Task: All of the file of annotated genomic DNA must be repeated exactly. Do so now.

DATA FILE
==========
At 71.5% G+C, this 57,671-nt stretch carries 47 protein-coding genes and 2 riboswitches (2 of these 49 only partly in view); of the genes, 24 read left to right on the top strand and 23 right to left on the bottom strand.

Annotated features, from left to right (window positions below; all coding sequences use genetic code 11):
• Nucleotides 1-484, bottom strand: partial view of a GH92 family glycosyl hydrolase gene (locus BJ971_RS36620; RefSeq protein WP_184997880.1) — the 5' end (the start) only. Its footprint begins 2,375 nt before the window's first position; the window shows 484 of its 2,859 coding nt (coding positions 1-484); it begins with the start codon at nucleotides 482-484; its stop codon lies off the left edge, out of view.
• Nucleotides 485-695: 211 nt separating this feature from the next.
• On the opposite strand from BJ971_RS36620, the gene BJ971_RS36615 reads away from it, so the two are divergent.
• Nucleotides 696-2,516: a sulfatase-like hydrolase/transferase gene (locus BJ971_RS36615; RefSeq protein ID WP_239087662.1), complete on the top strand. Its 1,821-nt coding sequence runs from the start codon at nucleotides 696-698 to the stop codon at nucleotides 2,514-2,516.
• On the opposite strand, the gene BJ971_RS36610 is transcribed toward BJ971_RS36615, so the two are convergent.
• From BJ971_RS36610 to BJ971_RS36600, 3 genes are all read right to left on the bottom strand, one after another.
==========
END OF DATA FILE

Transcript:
At 71.5% G+C, this 57,671-nt stretch carries 47 protein-coding genes and 2 riboswitches (2 of these 49 only partly in view); of the genes, 24 read left to right on the top strand and 23 right to left on the bottom strand.

Annotated features, from left to right (window positions below; all coding sequences use genetic code 11):
• Nucleotides 1-484, bottom strand: partial view of a GH92 family glycosyl hydrolase gene (locus BJ971_RS36620; RefSeq protein WP_184997880.1) — the 5' end (the start) only. Its footprint begins 2,375 nt before the window's first position; the window shows 484 of its 2,859 coding nt (coding positions 1-484); it begins with the start codon at nucleotides 482-484; its stop codon lies off the left edge, out of view.
• Nucleotides 485-695: 211 nt separating this feature from the next.
• On the opposite strand from BJ971_RS36620, the gene BJ971_RS36615 reads away from it, so the two are divergent.
• Nucleotides 696-2,516: a sulfatase-like hydrolase/transferase gene (locus BJ971_RS36615; RefSeq protein ID WP_239087662.1), complete on the top strand. Its 1,821-nt coding sequence runs from the start codon at nucleotides 696-698 to the stop codon at nucleotides 2,514-2,516.
• On the opposite strand, the gene BJ971_RS36610 is transcribed toward BJ971_RS36615, so the two are convergent.
• From BJ971_RS36610 to BJ971_RS36600, 3 genes are all read right to left on the bottom strand, one after another.